[40] In considering what is in the best interests of the corporation, directors may look to the interests of, inter alia, shareholders, employees, creditors, consumers, governments and the environment to inform their decisions. Court should give appropriate deference to the business judgment of directors who take into account these ancillary interests, as reflected by the business judgment rule. The “business judgment rule” accords deference to a business decision, so long as it lies within a range of reasonable alternatives [citations omitted]. It reflects the reality that directors, who are mandated under s. 102(1) of the CBCA to manage the corporation’s business and affairs, are often better suited to determine what is in the best interests of the corporation. This applies to decisions on stakeholders’ interests, as much as other directorial decisions.

. . .

[66] . . . However, the directors owe a fiduciary duty to the corporation, an only to the corporation . . . not to stakeholders, and that the reasonable expectation of stakeholders is simply that the directors act in the best interests of the corporation.

178      The fiduciary duty is to maximize the value of the corporation: Carr v. Cheng, 2005 BCSC 445at para. 25. A director’s interests as a shareholder must be subservient to his fiduciary duty: Polar Star Mining Corp. v. Willock (2009), 96 O.R. (3d) 688 (Ont. S.C.); Peoples Department Stores at para. 43.

179      It is a breach of fiduciary duty to use, for personal advantage or gain, information acquired as a director in order to attempt to take control of the company: Dockside Brewing Co. Ltd. v. Strata Plan LMS 3837, 2007 BCCA 183 at para. 54.

180      In determining whether a director has acted in the best interests of the company, the court will consider whether the director has applied informed judgment which had a reasonable basis: Maple Leaf Foods Inc. v. Schneider Corp., (1998), CanLII 5121 (Ont. C.A.) at p. 42. This “business judgment rule” operates to shield from court intervention business decisions which have been made honestly, prudently, in good faith and on reasonable grounds: Krynen v. Bugg, 2003 O.J. No. 1209 (Ont. C.J.) at para. 74(7).

181      A director will not be liable for breach of fiduciary duty when the conduct at issue is qua shareholder and not qua director: Polar Star Mining at paras. 33-34.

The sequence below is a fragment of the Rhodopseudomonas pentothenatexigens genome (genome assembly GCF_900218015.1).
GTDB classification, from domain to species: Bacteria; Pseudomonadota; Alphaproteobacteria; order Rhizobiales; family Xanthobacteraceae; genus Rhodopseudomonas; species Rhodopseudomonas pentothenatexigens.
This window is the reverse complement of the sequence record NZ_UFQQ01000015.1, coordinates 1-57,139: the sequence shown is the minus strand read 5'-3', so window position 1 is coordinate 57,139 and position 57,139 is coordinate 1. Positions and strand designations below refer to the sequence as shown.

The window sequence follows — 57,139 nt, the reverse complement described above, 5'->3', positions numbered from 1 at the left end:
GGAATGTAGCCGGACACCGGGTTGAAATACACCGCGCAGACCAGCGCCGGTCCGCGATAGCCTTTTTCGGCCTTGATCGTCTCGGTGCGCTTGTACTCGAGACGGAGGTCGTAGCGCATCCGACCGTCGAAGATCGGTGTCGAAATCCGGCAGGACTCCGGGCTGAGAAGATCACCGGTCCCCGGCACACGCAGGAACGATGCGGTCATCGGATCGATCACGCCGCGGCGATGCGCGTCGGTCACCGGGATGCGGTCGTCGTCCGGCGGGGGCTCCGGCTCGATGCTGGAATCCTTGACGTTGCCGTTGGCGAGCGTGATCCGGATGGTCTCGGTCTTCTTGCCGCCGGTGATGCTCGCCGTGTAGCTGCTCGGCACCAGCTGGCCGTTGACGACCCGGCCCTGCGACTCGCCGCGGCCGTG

182      The court must scrutinize the circumstances of each case to determine whether the director has acted honestly and in good faith and with a view to the interests of the company. A finding that there was no fraud or dishonesty on the part of a director’s who was attempting to solve the company’s problems stands in the way of a finding of breach of fiduciary duty: Peoples Department Stores at paras. 39 — 40.

183      When assessing whether a breach of fiduciary duty has occurred, the subjective motivation of the director is relevant: Peoples Department Stores at paras. 62 — 63; Dockside Brewing Co. at paras. 54 — 55.

Executor/Trustee Must Decide and Not Delegate

Executor/Trustee Must Decide and Not Delegate
While a trustee or executor may retain an agent to perform a particular duty or give them advice, if the will permits delegation of such duties, the executor, trustee must ultimately make the decision about the course of action.
The leading decision on the matter is McLellan Properties LTD v. Roberge 1947 SCR 561 at 566 – 567:
The general rule that one who accepts the position of trustee undertakes to perform personally those duties requiring the exercise of his discretion is subject to certain exceptions. A trustee by the terms of his appointment may be permitted to delegate some or all of those duties. Again, if in the circumstances it would be regarded as prudent for a person in the ordinary course of business to delegate the performance of those duties, a trustee is permitted to do so: Speight v. Gaunt [(1883), 22 Ch.D. 727 (C.A.)]….

These authorities illustrate the general rule and the exceptions thereto founded upon the necessities of prudent business management…

In Re Hatfield Estate (1986), 5 B.C.L.R. (2d) 297 (C.A.), the Court held that trustees may not delegate a power involving the exercise of personal discretion unless they have the authority to do so (see discussion in 0847395 B.C. Ltd. v. Guilbride Estate 2009 BCSC 847 at paras. 64-69; see also Haughton v. Haughton Estate (1995), 80 O.A.C. 273 (C.A.)).

According to Eileen E. Gillese in The Law of Trusts, 3d ed. (Toronto: Irwin Law, 2014) at 160: